When my twin boys, Caleb & Wyatt, were 7 months old we were so excited when Wyatt starting sitting up on his own. It was such a fun milestone to see him sitting there playing with toys, eventually flopping one way or the other. We assumed Caleb would start to sit soon thereafter. Weeks turned to months and still no sitting, so I brought it up to the pediatrician. He referred me to our county’s Early Intervention program.
A week later, two therapists came to assess Caleb at our home. They determined he had high muscle tone in his legs and low muscle tone in his core, which made it difficult for him to sit. They recommended daily stretches, weekly physical therapy and a visit to a neurologist. The last suggestion really didn’t sit well with me. I did what every mom in the internet-era does… I googled “high muscle tone.” I kept getting results that mentioned cerebral palsy and I thought, This is why I shouldn’t play Dr. Google, I’m getting all worked up over probably nothing. The next day the boys had another doctor’s appointment for a vaccine. When I mentioned the neurologist recommendation, the doctor started to talk about cerebral palsy and that it shouldn’t be ruled out; the neurologist would be able to tell us more definitively. This is when I fell apart for the first time (of many times that week). I thought she was just prepping me for the absolute very worst, but a few days later the cerebral palsy diagnosis was confirmed by a neurologist. Caleb has a type of cerebral palsy called spastic diplegia, which basically means he has high muscle tone in the lower extremities. We know that this is caused by a brain injury when Caleb was in utero, during or shortly after childbirth. It’s usually unknown as to what causes this injury, but fortunately it’s not progressive and won’t get worse over time. We believe Caleb’s CP is on the milder end of the spectrum and it seems to only affect him physically and not cognitively.His language and intelligence are both age appropriate.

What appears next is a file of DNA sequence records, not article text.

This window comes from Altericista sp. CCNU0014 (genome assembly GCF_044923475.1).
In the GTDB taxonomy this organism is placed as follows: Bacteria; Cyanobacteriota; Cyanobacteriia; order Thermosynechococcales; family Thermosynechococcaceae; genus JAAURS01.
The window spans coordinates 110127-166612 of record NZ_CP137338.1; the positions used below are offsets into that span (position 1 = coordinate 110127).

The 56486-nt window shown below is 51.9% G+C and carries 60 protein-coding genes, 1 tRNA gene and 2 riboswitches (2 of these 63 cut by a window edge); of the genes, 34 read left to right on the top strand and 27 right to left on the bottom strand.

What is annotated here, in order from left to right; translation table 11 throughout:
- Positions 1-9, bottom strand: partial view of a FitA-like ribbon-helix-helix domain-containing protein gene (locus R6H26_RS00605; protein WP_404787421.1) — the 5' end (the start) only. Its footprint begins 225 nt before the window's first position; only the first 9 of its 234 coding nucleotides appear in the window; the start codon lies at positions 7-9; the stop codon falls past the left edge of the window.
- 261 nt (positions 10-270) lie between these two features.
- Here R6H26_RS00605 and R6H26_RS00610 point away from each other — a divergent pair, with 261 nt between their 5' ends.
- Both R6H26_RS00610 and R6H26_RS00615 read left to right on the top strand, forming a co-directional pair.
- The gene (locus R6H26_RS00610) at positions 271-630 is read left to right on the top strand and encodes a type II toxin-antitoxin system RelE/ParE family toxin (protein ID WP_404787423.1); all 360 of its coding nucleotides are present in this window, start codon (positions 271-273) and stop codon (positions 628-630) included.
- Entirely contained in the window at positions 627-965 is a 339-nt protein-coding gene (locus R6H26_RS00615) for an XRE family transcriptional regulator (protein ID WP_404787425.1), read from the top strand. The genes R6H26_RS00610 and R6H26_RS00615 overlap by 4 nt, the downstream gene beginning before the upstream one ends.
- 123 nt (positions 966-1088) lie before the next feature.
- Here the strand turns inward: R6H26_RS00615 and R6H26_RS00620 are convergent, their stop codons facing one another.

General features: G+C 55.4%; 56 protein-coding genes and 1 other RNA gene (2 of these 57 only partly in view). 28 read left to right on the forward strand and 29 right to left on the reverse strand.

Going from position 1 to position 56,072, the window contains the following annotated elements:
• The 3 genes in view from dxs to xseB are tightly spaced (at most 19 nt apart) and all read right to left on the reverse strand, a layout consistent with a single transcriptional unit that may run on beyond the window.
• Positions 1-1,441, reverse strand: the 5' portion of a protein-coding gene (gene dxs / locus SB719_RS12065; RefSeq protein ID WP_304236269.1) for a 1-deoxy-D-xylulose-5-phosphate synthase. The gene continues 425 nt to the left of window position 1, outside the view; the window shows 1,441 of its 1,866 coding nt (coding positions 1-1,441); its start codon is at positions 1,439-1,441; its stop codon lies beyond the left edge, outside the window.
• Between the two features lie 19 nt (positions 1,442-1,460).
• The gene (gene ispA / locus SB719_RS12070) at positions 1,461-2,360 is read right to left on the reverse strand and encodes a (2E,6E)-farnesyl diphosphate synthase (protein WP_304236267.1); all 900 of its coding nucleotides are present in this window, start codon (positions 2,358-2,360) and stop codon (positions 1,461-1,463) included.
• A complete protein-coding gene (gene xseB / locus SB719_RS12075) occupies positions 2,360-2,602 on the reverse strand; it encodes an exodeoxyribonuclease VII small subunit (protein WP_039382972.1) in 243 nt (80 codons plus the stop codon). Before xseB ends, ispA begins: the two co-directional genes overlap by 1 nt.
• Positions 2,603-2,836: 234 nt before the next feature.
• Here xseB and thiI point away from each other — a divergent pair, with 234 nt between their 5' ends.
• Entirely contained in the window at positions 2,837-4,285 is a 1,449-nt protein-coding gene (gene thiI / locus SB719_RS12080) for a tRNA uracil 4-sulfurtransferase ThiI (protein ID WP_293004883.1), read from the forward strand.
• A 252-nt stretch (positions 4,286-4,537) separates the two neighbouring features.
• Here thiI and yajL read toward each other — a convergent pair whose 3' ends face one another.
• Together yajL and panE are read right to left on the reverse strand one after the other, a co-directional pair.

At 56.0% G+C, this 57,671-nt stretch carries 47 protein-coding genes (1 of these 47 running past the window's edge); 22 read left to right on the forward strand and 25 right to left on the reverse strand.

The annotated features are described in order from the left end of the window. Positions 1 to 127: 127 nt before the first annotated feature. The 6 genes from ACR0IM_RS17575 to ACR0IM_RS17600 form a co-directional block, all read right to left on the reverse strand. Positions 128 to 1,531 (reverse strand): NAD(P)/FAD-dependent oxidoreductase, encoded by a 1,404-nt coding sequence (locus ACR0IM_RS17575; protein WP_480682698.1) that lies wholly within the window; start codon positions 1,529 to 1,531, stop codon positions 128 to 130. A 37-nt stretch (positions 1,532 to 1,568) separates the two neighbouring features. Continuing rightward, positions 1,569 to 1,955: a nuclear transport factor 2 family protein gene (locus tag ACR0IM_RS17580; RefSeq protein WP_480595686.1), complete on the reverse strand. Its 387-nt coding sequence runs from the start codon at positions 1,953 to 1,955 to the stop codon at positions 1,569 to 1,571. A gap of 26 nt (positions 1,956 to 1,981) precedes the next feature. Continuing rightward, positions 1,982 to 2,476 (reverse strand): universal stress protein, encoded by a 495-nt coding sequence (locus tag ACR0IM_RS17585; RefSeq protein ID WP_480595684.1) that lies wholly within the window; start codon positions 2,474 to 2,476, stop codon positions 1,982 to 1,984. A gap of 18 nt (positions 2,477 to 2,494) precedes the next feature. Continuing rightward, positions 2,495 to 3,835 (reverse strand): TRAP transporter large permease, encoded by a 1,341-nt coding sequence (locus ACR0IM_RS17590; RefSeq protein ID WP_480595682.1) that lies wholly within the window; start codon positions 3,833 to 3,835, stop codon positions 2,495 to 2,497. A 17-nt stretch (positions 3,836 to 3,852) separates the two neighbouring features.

That day we found out in the spring of 2012 was rough. Shane and I took turns breaking down crying and tried our best to wrap our heads around what the future will bring for Caleb. It’s hard hearing that your son will struggle to meet milestones, will probably always have an awkward gait and will need therapy for the foreseeable future. It’s even harder to think a 10-month old baby already has such a tough road ahead of him. My husband said it best when he explained that he just wanted to take that burden on ourselves and spare Caleb the struggles he’ll inevitably face. As the months have passed, Caleb’s diagnosis doesn’t sting quite the way it did when we first found out.
I have every confidence in our doctors, therapists, and of course little Caleb. I have faith that he’s going to meet every goal we set for him and will grow up to be an independent adult with a family of his own someday. Whenever I catch myself feeling down about our situation I just hang out with my boys and am instantly reminded how truly lucky I am. Caleb is, and always will be, his smiley, sweet self and Wyatt is a curious but cautious Momma’s boy. I’m incredibly lucky to have these little guys in my life and a supportive and loving husband to raise them with.